Andy Oram, O’Reilly & Associates, Inc.
Like many new ideas with substantial “disruptive” potential (that is, ideas whose impacts can fundamentally change the roles and relationships of people and institutions), peer-to-peer has been surrounded by a good amount of fear. In particular, it has been closely associated in the public mind with the legal difficulties faced by Napster over claims that the company engaged in copyright infringement. The association is ironic, because Napster depends heavily on a central server where users register information. It is precisely the existence of the central server that makes it technically possible for a court to shut down the service.
However, Napster does demonstrate important peer-to-peer aspects. Files are stored on users’ individual systems, and each download creates a peer-to-peer Internet connection between the source and destination systems. Furthermore, each system must furnish metadata information about the title and artist of the song. The legal questions Napster raises naturally attach themselves to some of the other peer-to-peer technologies, notably Gnutella and Freenet.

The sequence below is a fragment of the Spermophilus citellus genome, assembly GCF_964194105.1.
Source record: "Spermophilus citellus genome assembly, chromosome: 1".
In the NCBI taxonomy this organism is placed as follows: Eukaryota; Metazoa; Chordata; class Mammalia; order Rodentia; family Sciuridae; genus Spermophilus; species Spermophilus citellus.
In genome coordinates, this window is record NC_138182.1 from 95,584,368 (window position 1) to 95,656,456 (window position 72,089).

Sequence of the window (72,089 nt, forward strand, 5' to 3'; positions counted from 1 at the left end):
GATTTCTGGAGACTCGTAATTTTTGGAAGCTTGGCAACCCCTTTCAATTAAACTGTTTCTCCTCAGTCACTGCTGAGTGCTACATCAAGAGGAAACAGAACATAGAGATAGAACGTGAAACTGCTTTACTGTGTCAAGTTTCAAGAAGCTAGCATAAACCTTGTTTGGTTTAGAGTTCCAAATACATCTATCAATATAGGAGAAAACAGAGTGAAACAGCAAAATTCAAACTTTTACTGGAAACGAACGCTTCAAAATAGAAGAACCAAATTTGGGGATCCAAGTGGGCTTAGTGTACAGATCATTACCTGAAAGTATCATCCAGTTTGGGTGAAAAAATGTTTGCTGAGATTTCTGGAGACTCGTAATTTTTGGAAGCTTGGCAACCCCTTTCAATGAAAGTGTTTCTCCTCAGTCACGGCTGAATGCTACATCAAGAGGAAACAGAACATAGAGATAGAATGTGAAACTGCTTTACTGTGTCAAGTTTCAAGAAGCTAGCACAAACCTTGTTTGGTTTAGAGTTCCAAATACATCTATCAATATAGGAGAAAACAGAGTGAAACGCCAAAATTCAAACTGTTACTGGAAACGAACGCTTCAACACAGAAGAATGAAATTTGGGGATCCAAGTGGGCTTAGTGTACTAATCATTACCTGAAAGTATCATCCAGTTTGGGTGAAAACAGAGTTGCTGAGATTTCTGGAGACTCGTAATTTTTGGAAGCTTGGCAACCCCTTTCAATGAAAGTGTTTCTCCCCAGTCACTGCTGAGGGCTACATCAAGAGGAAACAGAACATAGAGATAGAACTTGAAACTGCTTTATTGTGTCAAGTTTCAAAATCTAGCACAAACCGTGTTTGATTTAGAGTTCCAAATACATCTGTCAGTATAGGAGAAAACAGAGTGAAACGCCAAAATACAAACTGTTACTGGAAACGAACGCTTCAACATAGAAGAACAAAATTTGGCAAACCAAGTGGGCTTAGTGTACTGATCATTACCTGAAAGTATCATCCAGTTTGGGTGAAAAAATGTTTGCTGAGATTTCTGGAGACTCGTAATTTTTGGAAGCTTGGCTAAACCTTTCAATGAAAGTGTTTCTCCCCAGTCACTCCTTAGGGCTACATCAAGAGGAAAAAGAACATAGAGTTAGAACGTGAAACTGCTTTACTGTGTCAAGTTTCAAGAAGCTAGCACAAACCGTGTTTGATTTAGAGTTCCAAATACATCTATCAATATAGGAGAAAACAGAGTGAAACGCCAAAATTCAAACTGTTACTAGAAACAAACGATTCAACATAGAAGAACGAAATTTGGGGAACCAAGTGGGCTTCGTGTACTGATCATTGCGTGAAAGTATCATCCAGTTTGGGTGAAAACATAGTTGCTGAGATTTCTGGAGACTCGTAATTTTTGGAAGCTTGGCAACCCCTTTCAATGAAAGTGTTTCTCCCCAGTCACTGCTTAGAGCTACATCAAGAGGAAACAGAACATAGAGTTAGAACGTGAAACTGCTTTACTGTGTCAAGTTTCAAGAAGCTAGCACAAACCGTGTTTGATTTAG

The Napster case in itself may not be dangerous to other peer-to-peer technologies. Its particular business model, its dependence on the preexisting popularity of exchanging MP3 files that are unauthorized copies of copyrighted material, and the many precedents for the concepts invoked by both sides (fair use, vicarious ...